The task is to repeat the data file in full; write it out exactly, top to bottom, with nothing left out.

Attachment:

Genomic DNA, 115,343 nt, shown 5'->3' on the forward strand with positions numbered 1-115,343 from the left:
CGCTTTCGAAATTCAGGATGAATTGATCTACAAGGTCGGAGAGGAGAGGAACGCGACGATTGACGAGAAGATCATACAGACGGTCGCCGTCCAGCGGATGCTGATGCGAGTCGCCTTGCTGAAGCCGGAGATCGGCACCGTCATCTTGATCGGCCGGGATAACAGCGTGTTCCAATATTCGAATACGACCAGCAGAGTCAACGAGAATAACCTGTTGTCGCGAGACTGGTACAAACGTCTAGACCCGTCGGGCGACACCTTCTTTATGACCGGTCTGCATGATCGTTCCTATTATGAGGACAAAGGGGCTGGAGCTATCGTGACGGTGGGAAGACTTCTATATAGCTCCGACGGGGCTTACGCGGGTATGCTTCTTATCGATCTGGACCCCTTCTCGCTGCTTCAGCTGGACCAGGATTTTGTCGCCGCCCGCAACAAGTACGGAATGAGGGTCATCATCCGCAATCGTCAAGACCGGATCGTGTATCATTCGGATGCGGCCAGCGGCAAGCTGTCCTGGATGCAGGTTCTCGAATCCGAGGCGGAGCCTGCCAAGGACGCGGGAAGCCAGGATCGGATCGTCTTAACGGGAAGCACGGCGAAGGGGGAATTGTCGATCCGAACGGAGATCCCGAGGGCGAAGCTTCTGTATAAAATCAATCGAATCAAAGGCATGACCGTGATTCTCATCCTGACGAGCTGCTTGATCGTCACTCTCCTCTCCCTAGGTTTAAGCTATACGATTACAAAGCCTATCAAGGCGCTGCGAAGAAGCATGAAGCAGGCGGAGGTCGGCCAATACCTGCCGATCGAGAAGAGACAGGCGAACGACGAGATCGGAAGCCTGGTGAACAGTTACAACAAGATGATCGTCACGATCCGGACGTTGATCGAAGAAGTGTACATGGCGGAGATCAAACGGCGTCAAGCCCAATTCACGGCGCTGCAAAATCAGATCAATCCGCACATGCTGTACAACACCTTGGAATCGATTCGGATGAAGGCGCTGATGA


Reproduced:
Genomic DNA, 115,343 nt, shown 5'->3' on the forward strand with positions numbered 1-115,343 from the left:
CGCTTTCGAAATTCAGGATGAATTGATCTACAAGGTCGGAGAGGAGAGGAACGCGACGATTGACGAGAAGATCATACAGACGGTCGCCGTCCAGCGGATGCTGATGCGAGTCGCCTTGCTGAAGCCGGAGATCGGCACCGTCATCTTGATCGGCCGGGATAACAGCGTGTTCCAATATTCGAATACGACCAGCAGAGTCAACGAGAATAACCTGTTGTCGCGAGACTGGTACAAACGTCTAGACCCGTCGGGCGACACCTTCTTTATGACCGGTCTGCATGATCGTTCCTATTATGAGGACAAAGGGGCTGGAGCTATCGTGACGGTGGGAAGACTTCTATATAGCTCCGACGGGGCTTACGCGGGTATGCTTCTTATCGATCTGGACCCCTTCTCGCTGCTTCAGCTGGACCAGGATTTTGTCGCCGCCCGCAACAAGTACGGAATGAGGGTCATCATCCGCAATCGTCAAGACCGGATCGTGTATCATTCGGATGCGGCCAGCGGCAAGCTGTCCTGGATGCAGGTTCTCGAATCCGAGGCGGAGCCTGCCAAGGACGCGGGAAGCCAGGATCGGATCGTCTTAACGGGAAGCACGGCGAAGGGGGAATTGTCGATCCGAACGGAGATCCCGAGGGCGAAGCTTCTGTATAAAATCAATCGAATCAAAGGCATGACCGTGATTCTCATCCTGACGAGCTGCTTGATCGTCACTCTCCTCTCCCTAGGTTTAAGCTATACGATTACAAAGCCTATCAAGGCGCTGCGAAGAAGCATGAAGCAGGCGGAGGTCGGCCAATACCTGCCGATCGAGAAGAGACAGGCGAACGACGAGATCGGAAGCCTGGTGAACAGTTACAACAAGATGATCGTCACGATCCGGACGTTGATCGAAGAAGTGTACATGGCGGAGATCAAACGGCGTCAAGCCCAATTCACGGCGCTGCAAAATCAGATCAATCCGCACATGCTGTACAACACCTTGGAATCGATTCGGATGAAGGCGCTGATGA